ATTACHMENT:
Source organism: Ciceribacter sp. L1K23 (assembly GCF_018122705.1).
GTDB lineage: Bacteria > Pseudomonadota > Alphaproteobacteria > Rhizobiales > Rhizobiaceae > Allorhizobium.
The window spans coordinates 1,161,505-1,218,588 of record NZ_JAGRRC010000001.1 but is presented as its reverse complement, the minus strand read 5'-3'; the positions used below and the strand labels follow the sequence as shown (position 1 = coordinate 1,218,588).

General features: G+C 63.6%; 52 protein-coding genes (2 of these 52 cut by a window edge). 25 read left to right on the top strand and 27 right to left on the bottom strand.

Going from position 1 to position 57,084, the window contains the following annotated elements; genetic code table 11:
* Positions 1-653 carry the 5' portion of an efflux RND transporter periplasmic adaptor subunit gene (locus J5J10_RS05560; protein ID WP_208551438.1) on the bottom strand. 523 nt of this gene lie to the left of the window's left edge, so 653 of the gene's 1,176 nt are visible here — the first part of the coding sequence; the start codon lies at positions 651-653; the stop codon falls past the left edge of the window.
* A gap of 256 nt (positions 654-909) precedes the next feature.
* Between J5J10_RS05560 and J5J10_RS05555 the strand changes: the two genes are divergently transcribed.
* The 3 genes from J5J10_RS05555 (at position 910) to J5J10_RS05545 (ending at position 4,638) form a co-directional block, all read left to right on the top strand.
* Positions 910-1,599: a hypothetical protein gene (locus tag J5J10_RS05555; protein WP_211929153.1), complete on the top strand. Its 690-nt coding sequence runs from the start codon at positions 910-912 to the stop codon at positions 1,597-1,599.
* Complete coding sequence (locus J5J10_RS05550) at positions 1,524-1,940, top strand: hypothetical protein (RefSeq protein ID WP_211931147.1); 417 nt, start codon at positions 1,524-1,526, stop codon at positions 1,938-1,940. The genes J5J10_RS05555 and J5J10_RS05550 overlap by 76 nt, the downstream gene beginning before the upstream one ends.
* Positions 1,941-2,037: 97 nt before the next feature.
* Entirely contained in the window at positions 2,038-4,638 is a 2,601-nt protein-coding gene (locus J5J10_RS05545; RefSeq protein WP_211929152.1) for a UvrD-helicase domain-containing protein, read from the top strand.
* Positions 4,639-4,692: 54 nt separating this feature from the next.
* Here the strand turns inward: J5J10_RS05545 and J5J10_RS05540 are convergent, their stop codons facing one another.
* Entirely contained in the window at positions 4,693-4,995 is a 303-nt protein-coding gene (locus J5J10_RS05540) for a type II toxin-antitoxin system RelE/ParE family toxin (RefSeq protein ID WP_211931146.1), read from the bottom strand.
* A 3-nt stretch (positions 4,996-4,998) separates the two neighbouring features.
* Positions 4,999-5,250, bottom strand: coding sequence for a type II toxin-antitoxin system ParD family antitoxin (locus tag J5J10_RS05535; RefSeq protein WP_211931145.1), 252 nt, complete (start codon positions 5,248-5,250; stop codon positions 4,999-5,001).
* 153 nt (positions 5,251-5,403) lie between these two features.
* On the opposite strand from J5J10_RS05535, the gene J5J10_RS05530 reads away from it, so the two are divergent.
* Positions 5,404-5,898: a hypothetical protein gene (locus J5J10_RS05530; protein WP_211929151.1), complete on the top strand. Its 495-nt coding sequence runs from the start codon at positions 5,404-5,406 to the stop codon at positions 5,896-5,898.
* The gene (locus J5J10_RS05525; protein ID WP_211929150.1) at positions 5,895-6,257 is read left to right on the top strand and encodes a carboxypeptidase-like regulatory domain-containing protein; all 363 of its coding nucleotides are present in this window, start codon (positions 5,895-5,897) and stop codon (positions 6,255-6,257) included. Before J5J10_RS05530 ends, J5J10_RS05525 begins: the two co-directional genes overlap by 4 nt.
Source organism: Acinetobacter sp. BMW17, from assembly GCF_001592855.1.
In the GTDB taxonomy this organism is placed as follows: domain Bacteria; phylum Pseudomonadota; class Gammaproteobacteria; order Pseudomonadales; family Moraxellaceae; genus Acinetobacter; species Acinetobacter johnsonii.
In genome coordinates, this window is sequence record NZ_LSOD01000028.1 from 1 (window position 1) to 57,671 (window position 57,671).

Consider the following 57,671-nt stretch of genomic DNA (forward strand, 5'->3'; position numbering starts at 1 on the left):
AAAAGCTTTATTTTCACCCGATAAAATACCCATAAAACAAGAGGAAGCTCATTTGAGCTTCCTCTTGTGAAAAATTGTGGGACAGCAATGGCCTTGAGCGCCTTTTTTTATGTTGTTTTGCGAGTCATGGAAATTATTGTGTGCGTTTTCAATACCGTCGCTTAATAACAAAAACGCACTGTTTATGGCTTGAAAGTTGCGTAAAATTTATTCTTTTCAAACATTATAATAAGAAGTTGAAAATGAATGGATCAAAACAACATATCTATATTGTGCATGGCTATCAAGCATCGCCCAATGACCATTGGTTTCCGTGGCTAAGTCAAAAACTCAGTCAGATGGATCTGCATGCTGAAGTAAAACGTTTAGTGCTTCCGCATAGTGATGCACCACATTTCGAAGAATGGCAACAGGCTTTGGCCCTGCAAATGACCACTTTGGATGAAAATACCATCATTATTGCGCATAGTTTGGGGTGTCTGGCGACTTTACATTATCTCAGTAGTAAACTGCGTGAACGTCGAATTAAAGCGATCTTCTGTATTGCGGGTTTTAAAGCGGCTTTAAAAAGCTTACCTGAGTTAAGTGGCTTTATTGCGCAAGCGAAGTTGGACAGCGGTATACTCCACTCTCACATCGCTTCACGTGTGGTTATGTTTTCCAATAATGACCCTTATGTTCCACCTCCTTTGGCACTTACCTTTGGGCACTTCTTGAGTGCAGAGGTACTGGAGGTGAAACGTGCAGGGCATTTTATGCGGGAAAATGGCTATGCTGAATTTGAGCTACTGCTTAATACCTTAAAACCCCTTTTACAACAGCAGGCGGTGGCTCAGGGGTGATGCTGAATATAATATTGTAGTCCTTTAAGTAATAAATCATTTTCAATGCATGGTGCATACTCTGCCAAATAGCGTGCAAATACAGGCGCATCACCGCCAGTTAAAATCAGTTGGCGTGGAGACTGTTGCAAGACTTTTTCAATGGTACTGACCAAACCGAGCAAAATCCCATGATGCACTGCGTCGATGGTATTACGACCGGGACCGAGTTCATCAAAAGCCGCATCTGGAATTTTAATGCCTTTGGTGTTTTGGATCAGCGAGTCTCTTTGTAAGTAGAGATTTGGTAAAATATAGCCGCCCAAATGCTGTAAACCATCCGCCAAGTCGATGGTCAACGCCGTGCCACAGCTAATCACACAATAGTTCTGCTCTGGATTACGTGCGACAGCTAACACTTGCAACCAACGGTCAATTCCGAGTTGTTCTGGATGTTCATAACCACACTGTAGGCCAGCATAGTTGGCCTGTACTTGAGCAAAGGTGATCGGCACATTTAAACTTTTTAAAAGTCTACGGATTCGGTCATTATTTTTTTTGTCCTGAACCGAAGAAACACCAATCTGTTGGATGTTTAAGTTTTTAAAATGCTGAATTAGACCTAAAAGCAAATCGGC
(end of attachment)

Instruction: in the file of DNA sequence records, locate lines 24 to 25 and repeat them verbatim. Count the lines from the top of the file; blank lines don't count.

In the GTDB taxonomy this organism is placed as follows: domain Bacteria; phylum Pseudomonadota; class Gammaproteobacteria; order Pseudomonadales; family Moraxellaceae; genus Acinetobacter; species Acinetobacter johnsonii.
In genome coordinates, this window is sequence record NZ_LSOD01000028.1 from 1 (window position 1) to 57,671 (window position 57,671).